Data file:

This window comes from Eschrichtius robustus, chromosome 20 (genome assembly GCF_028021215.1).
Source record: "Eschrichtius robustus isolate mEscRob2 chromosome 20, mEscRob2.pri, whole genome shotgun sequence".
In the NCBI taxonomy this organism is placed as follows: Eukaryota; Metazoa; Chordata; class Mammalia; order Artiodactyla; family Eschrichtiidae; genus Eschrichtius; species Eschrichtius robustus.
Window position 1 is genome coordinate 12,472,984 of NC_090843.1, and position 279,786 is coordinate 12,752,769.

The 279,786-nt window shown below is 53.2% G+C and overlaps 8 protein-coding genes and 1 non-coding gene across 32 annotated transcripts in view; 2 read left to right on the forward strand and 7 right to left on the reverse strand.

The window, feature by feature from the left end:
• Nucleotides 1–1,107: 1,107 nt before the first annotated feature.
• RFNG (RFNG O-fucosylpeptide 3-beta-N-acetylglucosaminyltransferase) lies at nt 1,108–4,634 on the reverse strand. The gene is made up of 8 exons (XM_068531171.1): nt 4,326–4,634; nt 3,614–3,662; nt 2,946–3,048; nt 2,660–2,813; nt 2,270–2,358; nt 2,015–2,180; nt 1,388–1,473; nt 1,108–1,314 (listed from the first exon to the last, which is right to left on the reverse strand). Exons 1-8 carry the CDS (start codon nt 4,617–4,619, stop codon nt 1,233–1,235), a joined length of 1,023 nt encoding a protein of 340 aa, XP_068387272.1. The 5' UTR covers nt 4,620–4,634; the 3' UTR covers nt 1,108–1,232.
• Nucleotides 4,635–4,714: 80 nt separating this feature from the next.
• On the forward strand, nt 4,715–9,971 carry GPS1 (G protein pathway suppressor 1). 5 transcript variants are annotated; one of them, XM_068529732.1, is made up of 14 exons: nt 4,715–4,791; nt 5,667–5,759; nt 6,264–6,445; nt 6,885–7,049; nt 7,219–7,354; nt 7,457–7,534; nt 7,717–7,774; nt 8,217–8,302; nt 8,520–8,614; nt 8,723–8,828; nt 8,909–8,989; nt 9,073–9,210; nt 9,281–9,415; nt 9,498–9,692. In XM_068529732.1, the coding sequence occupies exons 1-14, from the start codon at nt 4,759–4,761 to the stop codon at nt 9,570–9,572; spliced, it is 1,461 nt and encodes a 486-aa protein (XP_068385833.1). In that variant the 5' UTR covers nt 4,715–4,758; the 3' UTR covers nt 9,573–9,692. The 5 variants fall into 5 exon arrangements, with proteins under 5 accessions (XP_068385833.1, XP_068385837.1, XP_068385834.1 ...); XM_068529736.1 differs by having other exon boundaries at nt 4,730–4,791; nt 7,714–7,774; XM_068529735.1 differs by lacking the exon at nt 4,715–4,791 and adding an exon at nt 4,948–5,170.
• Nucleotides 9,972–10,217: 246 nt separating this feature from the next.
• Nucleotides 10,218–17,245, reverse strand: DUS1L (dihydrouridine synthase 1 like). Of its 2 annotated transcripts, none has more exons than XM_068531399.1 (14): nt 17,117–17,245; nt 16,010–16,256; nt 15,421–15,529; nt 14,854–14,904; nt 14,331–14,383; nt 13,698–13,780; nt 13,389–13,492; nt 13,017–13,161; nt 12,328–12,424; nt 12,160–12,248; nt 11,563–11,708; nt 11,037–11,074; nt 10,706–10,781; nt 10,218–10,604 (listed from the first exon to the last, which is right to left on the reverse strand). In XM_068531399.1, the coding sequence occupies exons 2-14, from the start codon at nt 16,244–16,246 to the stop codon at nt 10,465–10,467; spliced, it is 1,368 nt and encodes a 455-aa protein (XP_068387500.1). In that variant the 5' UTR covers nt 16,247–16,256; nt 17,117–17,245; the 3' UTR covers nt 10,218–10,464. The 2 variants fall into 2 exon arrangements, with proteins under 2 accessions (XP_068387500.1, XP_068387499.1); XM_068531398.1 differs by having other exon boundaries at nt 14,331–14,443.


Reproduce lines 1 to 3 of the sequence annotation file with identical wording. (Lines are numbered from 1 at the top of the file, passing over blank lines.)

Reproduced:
This window comes from Eschrichtius robustus, chromosome 20 (genome assembly GCF_028021215.1).
Source record: "Eschrichtius robustus isolate mEscRob2 chromosome 20, mEscRob2.pri, whole genome shotgun sequence".
In the NCBI taxonomy this organism is placed as follows: Eukaryota; Metazoa; Chordata; class Mammalia; order Artiodactyla; family Eschrichtiidae; genus Eschrichtius; species Eschrichtius robustus.